Fall River: A New ‘Boardwalk Empire?’

I hate playing the part of troubler of the public conscience but…

A couple of years ago, when Mayor Will Flanagan was first trying to lure a casino to Fall River, I wrote a piece in how detrimental it would be for the people of the city if the mayor had succeeded.

Two years later, my feelings haven’t changed.

Fortunately, Flanagan and the city failed, as I strongly believe a casino would have disastrous effects on Fall River: increase in crime, further decline in quality of life, and lack of sustainable jobs.

But now, Flanagan is once again trying to land a casino in the city with Foxwoods providing the fodder for the mayor’s second attempt.  This time around, he has a better shot to have citizens abandon their scratch tickets for gaming chips.

Given Fall River’s economic plight, any quick thought of a casino coming to the city seems like a good deal.  The casino’s initial impact I have no doubt would yield positive results.

For one, the city could receive annual revenue in the “tens of millions of dollars,” according to Flanagan in a recent Herald News article.  How would a cash-strapped city like ours pass that up?

The immediate problem of unemployment in Fall River would also be solved, at least in the short-term.  With an estimate of 3,000-5,000 potential jobs to be coveted, the ills of unemployment would be cured, if not temporarily.

But while the instant, short-term gains would be beneficial for the city, citizens and leaders need the foresight to see what a casino-environment holds in the long-term for Fall River.

The point most Fall Riverites miss when a shiny object like a casino is dangled in front of them is that casinos have shown to not provide a healthy environment when it comes to the local economy and quality of life, which the mayor has claimed is his priority during his third term.

While press conferences and public relation pieces are generating the hoopla of a casino coming to Fall River, two familiar words keep rolling in my head telling me this is a bad idea – Atlantic City.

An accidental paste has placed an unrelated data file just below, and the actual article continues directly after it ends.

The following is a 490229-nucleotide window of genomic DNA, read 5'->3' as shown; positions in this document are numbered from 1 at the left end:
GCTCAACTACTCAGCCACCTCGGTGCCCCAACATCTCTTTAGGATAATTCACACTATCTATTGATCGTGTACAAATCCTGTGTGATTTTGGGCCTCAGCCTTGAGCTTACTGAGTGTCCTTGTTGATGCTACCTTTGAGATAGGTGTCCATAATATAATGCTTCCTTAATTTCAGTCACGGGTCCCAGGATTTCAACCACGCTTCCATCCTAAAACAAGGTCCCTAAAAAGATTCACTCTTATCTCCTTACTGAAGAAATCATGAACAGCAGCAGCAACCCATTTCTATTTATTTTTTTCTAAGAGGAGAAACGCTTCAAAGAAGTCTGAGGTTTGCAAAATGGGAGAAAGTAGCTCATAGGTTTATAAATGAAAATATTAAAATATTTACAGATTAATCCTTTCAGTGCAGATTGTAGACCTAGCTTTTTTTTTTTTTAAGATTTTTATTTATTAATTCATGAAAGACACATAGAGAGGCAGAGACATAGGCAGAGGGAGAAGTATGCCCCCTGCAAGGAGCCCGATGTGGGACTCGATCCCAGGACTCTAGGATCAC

Like Fall River, Atlantic City, New Jersey had its hey day back in the early 20th century with its famous boardwalk, but has been in a slow steady decline since.

Greater Atlantic City, as of October 2013 according to Forbes magazine, has one of the highest unemployment rates in the country at 13.8 percent.  This is a city that possesses not one casino, but eleven, which during the same time has seen five other casinos close, with the Atlantic Club recently closing last month.

People can make the argument that casinos are job creators, but what quality of life do casino jobs offer?  Are they lines of work that provide a sustainable income?

According to a USA Today article from June 2013, the arrival of casinos in Atlantic City in 1976 has not fixed deep-seated social problems that plague the city.  Gangs roam in low-income neighborhoods, and nearly 30 percent of the population lives below the poverty line.

The most startling fact is the crime rate, where in 2011 the rate was 107.2 incidents per 1,000 residents.  Given Fall River’s demographics, a casino in the city would create such a statistic.

Even the casinos in Atlantic City could not stop the decline in population, which has been falling steadily since 1930.  Since 1976, when casino gambling was approved, Atlantic City’s population fell from 47,859 in 1970 to an estimated 39,504 in 2012.

Sound familiar?  Still feel like shooting craps on the waterfront?  This is no ‘Boardwalk Empire.’

With that said, I turn my gaze back at Fall River with tired, city-bred skepticism.

Stefani Koorey, when campaigning for mayor of Fall River in 2011, charged repeatedly that, “Fall River can do better.”  I use to believe that, but now I wonder.

Instead of our leaders forging ahead with vision followed by hard work and determination to get Fall River where it could be, they would rather choose the easy route placating to the lowest common denominator – with applause from their constituents.

Maybe a casino is the best the city can do.  After all, our community, instead of doing things right, chooses to do things right now that have only an appearance of being the right course of action.

Is there any gall to aspire to greater heights that’s grounded in reality and common sense in Fall River?  Apparently not.

Whether the city gets the casino or not, the fact is there isn’t a long-term vision/solution in place that makes me feel Fall River is heading in the direction it should be.

We’re gambling with a bad hand and need to fold, or we’re screwed.

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